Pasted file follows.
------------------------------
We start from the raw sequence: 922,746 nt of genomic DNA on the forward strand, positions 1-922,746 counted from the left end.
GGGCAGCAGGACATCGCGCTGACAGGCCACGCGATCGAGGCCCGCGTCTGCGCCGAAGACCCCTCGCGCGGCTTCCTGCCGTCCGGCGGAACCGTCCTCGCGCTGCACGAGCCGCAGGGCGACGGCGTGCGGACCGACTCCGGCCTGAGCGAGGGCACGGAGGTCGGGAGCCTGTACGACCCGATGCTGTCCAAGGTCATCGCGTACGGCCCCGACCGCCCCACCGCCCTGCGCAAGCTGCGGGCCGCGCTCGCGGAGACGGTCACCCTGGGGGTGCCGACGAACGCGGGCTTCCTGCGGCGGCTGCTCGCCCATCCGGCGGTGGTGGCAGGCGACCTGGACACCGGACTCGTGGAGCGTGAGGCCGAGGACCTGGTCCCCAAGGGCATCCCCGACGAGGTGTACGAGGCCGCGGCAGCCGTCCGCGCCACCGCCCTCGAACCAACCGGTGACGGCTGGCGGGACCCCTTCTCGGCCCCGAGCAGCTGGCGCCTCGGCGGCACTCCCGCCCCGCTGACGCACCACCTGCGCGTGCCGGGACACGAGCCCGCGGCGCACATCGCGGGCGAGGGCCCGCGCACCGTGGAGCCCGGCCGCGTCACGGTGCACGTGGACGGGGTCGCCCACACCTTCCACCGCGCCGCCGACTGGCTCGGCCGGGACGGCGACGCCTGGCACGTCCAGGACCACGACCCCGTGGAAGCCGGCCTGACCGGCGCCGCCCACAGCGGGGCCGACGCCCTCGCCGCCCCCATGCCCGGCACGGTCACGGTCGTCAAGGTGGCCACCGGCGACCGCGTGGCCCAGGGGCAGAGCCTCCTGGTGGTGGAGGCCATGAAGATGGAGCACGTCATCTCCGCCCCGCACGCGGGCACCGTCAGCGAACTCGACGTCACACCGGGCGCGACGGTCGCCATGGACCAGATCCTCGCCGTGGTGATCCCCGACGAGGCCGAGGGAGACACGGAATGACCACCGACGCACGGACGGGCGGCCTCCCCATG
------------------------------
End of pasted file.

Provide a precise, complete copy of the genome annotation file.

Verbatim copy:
We start from the raw sequence: 922,746 nt of genomic DNA on the forward strand, positions 1-922,746 counted from the left end.
GGGCAGCAGGACATCGCGCTGACAGGCCACGCGATCGAGGCCCGCGTCTGCGCCGAAGACCCCTCGCGCGGCTTCCTGCCGTCCGGCGGAACCGTCCTCGCGCTGCACGAGCCGCAGGGCGACGGCGTGCGGACCGACTCCGGCCTGAGCGAGGGCACGGAGGTCGGGAGCCTGTACGACCCGATGCTGTCCAAGGTCATCGCGTACGGCCCCGACCGCCCCACCGCCCTGCGCAAGCTGCGGGCCGCGCTCGCGGAGACGGTCACCCTGGGGGTGCCGACGAACGCGGGCTTCCTGCGGCGGCTGCTCGCCCATCCGGCGGTGGTGGCAGGCGACCTGGACACCGGACTCGTGGAGCGTGAGGCCGAGGACCTGGTCCCCAAGGGCATCCCCGACGAGGTGTACGAGGCCGCGGCAGCCGTCCGCGCCACCGCCCTCGAACCAACCGGTGACGGCTGGCGGGACCCCTTCTCGGCCCCGAGCAGCTGGCGCCTCGGCGGCACTCCCGCCCCGCTGACGCACCACCTGCGCGTGCCGGGACACGAGCCCGCGGCGCACATCGCGGGCGAGGGCCCGCGCACCGTGGAGCCCGGCCGCGTCACGGTGCACGTGGACGGGGTCGCCCACACCTTCCACCGCGCCGCCGACTGGCTCGGCCGGGACGGCGACGCCTGGCACGTCCAGGACCACGACCCCGTGGAAGCCGGCCTGACCGGCGCCGCCCACAGCGGGGCCGACGCCCTCGCCGCCCCCATGCCCGGCACGGTCACGGTCGTCAAGGTGGCCACCGGCGACCGCGTGGCCCAGGGGCAGAGCCTCCTGGTGGTGGAGGCCATGAAGATGGAGCACGTCATCTCCGCCCCGCACGCGGGCACCGTCAGCGAACTCGACGTCACACCGGGCGCGACGGTCGCCATGGACCAGATCCTCGCCGTGGTGATCCCCGACGAGGCCGAGGGAGACACGGAATGACCACCGACGCACGGACGGGCGGCCTCCCCATG